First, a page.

The influence of external fields was minimized by using only those observations obtained over the darkened hemisphere and by selection of the median value, rather than the average, for each bin. The 18 mapping cycles of data used span a period of 504 days or 0.73 of a Mars year (687 days), beginning during northern summer and continuing through winter and spring. The seasonal coverage, combined with selection of night time data, resulted in more samples at high northern latitudes relative to high southern latitudes. Accuracy of the crustal field (few nT) is limited primarily by residual external fields.


Crustal magnetization appears dichotomized: strongly magnetized crust appears near and southward of the transition from relatively low northern elevations to high southern elevations, as noted by Acuña et al. [1999; 2001]. A hemispheric dichotomy is also reflected in crustal thickness [Zuber et al., 2000] and surface geology, with younger, smooth and flat, and lightly cratered terrain in the northern lowlands indicating sedimentary or volcanic resurfacing in the Late Hesperian and Amazonian ages [Smith et al., 1999]. The hemispheric dichotomy may have an impact or tectonic origin and is one of the most important unanswered questions of Mars geology [Pepin and Carr, 1992].

These maps, acquired at nearly constant altitude, are a more reliable indication of the global distribution of magnetization than those deduced from aerobraking phase observations. Acuña et al. [1999; 2001] appealed to the absence of magnetization near the Hellas and Argyre impact basins to argue for cessation of the dynamo during the early Noachian period, prior to the end of late heavy bombardment. Our new maps strengthen this chronology and remove objections [Schubert et al., 2000] that arise if one uses Purucker's model [Purucker et al., 2000] to infer the distribution of magnetization. This model used 11,550 radial dipoles, uniformly distributed in the crust, to compute the field on a constant altitude surface. Spurious crustal fields may result where dipoles are poorly constrained by (sparse) observations or where large external fields were encountered.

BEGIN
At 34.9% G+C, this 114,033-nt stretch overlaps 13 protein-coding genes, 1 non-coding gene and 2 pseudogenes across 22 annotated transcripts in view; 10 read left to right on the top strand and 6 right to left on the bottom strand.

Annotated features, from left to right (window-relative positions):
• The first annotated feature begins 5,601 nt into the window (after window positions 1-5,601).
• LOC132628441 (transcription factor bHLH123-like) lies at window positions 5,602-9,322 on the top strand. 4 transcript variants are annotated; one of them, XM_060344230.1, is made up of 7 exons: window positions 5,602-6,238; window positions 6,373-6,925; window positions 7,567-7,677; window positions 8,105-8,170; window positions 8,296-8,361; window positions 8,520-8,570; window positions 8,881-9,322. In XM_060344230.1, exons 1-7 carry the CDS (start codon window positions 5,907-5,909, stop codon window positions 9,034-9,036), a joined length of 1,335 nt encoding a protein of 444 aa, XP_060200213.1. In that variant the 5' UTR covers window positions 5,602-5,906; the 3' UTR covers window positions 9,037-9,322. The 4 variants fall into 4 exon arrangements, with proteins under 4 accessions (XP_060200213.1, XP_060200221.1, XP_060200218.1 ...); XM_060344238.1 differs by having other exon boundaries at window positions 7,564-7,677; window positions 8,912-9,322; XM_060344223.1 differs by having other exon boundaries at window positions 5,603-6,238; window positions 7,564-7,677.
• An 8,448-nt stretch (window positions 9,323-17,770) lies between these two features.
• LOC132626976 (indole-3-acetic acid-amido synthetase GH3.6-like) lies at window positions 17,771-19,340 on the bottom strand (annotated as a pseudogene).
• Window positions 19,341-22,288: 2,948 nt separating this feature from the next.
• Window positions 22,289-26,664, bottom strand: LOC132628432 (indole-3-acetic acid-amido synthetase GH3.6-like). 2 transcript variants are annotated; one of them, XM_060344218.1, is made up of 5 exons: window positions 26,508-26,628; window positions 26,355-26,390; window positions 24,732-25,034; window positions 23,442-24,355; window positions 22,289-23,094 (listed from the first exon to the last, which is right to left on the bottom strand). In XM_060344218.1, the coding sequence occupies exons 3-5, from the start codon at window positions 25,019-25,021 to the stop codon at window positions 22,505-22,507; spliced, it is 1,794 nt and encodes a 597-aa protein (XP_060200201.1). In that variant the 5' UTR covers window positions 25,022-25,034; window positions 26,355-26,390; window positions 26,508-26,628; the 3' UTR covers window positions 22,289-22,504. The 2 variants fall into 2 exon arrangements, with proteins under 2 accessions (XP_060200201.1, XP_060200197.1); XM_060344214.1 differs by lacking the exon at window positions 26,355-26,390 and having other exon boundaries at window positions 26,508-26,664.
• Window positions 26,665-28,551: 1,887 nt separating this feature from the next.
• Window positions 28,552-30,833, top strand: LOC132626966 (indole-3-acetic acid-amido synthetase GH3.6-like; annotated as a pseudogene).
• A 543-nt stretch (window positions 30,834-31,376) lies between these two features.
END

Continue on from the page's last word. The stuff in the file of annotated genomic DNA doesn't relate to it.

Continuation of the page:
The most prominent crustal sources are the extensive, east-west trending features in Terra Cimmeria and Terra Sirenum and centered on the 180 meridian. These have been attributed to quasi-parallel bands of intensely magnetized crustal rock [Connerney et al., 1999] like those associated with sea floor spreading on Earth. They may have formed by an early era of crustal genesis and spreading in the presence of a reversing dipole [Connerney et al., 1999, Sprenke and Baker, 2000, Nimmo, 2000], fragmentation and separation of a uniformly magnetized crust [Sprenke and Baker, 2000], or by a moving locus of dike intrusion [Nimmo, 2000]. The magnitude and polarity of the mapping orbit observations are consistent with earlier results [Connerney et al., 1999] if one takes into account the upward continuation of the potential field.

It is not possible to uniquely determine the intensity or direction of magnetization in the crust from observations of the vector magnetic field above the source [Blakely, 1995]. Since the magnetic field above a uniformly magnetized crust is zero, it is the variation of magnetization with location that is apparent in maps of this kind. The spatial resolution afforded by these maps is comparable to the altitude of observation, some 400 km. It would be quite remarkable if the Mars crust contained sources of these dimensions with uniform magnetizations. More likely we observe the average magnetization over these dimensions, which are not simply related to in situ magnetizations.